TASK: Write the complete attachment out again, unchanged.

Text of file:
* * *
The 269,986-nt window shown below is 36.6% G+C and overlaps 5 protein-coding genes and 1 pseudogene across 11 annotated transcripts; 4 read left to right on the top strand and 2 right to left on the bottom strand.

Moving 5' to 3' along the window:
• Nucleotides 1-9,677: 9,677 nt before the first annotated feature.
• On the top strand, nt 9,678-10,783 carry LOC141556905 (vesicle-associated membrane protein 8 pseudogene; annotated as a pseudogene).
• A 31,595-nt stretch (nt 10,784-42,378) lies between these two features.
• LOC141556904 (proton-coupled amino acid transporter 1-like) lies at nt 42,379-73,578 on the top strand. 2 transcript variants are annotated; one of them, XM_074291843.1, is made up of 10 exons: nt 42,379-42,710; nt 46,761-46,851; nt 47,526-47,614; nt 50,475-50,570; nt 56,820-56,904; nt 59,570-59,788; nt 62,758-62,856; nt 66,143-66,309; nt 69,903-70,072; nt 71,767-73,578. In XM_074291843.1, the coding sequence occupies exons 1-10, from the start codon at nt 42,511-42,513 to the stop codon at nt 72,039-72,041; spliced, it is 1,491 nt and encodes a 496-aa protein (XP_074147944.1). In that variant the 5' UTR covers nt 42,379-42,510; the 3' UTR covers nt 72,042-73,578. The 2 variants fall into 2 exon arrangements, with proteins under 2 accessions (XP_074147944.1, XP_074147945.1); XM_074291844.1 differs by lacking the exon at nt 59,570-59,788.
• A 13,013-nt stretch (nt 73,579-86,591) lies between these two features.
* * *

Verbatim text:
The 269,986-nt window shown below is 36.6% G+C and overlaps 5 protein-coding genes and 1 pseudogene across 11 annotated transcripts; 4 read left to right on the top strand and 2 right to left on the bottom strand.

Moving 5' to 3' along the window:
• Nucleotides 1-9,677: 9,677 nt before the first annotated feature.
• On the top strand, nt 9,678-10,783 carry LOC141556905 (vesicle-associated membrane protein 8 pseudogene; annotated as a pseudogene).
• A 31,595-nt stretch (nt 10,784-42,378) lies between these two features.
• LOC141556904 (proton-coupled amino acid transporter 1-like) lies at nt 42,379-73,578 on the top strand. 2 transcript variants are annotated; one of them, XM_074291843.1, is made up of 10 exons: nt 42,379-42,710; nt 46,761-46,851; nt 47,526-47,614; nt 50,475-50,570; nt 56,820-56,904; nt 59,570-59,788; nt 62,758-62,856; nt 66,143-66,309; nt 69,903-70,072; nt 71,767-73,578. In XM_074291843.1, the coding sequence occupies exons 1-10, from the start codon at nt 42,511-42,513 to the stop codon at nt 72,039-72,041; spliced, it is 1,491 nt and encodes a 496-aa protein (XP_074147944.1). In that variant the 5' UTR covers nt 42,379-42,510; the 3' UTR covers nt 72,042-73,578. The 2 variants fall into 2 exon arrangements, with proteins under 2 accessions (XP_074147944.1, XP_074147945.1); XM_074291844.1 differs by lacking the exon at nt 59,570-59,788.
• A 13,013-nt stretch (nt 73,579-86,591) lies between these two features.